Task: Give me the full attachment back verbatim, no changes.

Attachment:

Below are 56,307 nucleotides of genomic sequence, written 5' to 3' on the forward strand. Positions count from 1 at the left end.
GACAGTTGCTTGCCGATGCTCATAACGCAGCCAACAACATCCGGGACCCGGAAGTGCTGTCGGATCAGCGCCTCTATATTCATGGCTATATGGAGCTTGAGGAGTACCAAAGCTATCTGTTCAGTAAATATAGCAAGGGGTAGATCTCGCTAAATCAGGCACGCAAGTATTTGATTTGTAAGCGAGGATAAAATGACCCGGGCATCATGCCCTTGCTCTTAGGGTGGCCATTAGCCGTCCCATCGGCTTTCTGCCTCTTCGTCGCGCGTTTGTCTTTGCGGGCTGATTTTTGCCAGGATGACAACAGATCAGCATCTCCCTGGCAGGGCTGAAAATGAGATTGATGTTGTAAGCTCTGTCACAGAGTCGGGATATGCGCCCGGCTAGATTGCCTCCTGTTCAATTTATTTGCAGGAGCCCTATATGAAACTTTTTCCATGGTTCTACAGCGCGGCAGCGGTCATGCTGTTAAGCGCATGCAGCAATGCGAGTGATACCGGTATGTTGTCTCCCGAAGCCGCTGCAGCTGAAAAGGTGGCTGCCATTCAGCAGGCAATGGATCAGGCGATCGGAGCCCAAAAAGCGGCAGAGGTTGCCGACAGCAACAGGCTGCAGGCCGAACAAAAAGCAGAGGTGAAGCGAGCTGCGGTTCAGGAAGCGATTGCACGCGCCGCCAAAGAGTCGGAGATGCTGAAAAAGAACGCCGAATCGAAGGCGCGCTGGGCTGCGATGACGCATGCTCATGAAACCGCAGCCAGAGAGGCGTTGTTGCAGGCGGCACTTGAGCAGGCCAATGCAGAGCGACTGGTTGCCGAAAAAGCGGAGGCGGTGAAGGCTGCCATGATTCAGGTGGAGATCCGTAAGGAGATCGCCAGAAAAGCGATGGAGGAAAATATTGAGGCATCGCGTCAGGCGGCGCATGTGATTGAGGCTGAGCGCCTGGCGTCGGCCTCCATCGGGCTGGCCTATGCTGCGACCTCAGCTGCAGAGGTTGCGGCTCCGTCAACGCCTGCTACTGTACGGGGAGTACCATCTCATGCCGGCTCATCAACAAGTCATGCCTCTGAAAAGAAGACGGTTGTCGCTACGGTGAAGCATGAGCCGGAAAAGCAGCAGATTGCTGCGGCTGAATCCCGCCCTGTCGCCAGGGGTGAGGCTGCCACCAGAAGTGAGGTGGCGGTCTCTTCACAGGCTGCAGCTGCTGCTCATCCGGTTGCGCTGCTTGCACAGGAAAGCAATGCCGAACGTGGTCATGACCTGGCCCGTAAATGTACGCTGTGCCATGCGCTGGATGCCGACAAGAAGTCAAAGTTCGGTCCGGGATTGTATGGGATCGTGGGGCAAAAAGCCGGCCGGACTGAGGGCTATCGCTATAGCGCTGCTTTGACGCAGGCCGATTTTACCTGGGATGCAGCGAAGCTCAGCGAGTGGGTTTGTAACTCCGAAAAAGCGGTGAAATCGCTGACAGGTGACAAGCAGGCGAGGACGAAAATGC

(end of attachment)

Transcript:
Below are 56,307 nucleotides of genomic sequence, written 5' to 3' on the forward strand. Positions count from 1 at the left end.
GACAGTTGCTTGCCGATGCTCATAACGCAGCCAACAACATCCGGGACCCGGAAGTGCTGTCGGATCAGCGCCTCTATATTCATGGCTATATGGAGCTTGAGGAGTACCAAAGCTATCTGTTCAGTAAATATAGCAAGGGGTAGATCTCGCTAAATCAGGCACGCAAGTATTTGATTTGTAAGCGAGGATAAAATGACCCGGGCATCATGCCCTTGCTCTTAGGGTGGCCATTAGCCGTCCCATCGGCTTTCTGCCTCTTCGTCGCGCGTTTGTCTTTGCGGGCTGATTTTTGCCAGGATGACAACAGATCAGCATCTCCCTGGCAGGGCTGAAAATGAGATTGATGTTGTAAGCTCTGTCACAGAGTCGGGATATGCGCCCGGCTAGATTGCCTCCTGTTCAATTTATTTGCAGGAGCCCTATATGAAACTTTTTCCATGGTTCTACAGCGCGGCAGCGGTCATGCTGTTAAGCGCATGCAGCAATGCGAGTGATACCGGTATGTTGTCTCCCGAAGCCGCTGCAGCTGAAAAGGTGGCTGCCATTCAGCAGGCAATGGATCAGGCGATCGGAGCCCAAAAAGCGGCAGAGGTTGCCGACAGCAACAGGCTGCAGGCCGAACAAAAAGCAGAGGTGAAGCGAGCTGCGGTTCAGGAAGCGATTGCACGCGCCGCCAAAGAGTCGGAGATGCTGAAAAAGAACGCCGAATCGAAGGCGCGCTGGGCTGCGATGACGCATGCTCATGAAACCGCAGCCAGAGAGGCGTTGTTGCAGGCGGCACTTGAGCAGGCCAATGCAGAGCGACTGGTTGCCGAAAAAGCGGAGGCGGTGAAGGCTGCCATGATTCAGGTGGAGATCCGTAAGGAGATCGCCAGAAAAGCGATGGAGGAAAATATTGAGGCATCGCGTCAGGCGGCGCATGTGATTGAGGCTGAGCGCCTGGCGTCGGCCTCCATCGGGCTGGCCTATGCTGCGACCTCAGCTGCAGAGGTTGCGGCTCCGTCAACGCCTGCTACTGTACGGGGAGTACCATCTCATGCCGGCTCATCAACAAGTCATGCCTCTGAAAAGAAGACGGTTGTCGCTACGGTGAAGCATGAGCCGGAAAAGCAGCAGATTGCTGCGGCTGAATCCCGCCCTGTCGCCAGGGGTGAGGCTGCCACCAGAAGTGAGGTGGCGGTCTCTTCACAGGCTGCAGCTGCTGCTCATCCGGTTGCGCTGCTTGCACAGGAAAGCAATGCCGAACGTGGTCATGACCTGGCCCGTAAATGTACGCTGTGCCATGCGCTGGATGCCGACAAGAAGTCAAAGTTCGGTCCGGGATTGTATGGGATCGTGGGGCAAAAAGCCGGCCGGACTGAGGGCTATCGCTATAGCGCTGCTTTGACGCAGGCCGATTTTACCTGGGATGCAGCGAAGCTCAGCGAGTGGGTTTGTAACTCCGAAAAAGCGGTGAAATCGCTGACAGGTGACAAGCAGGCGAGGACGAAAATGC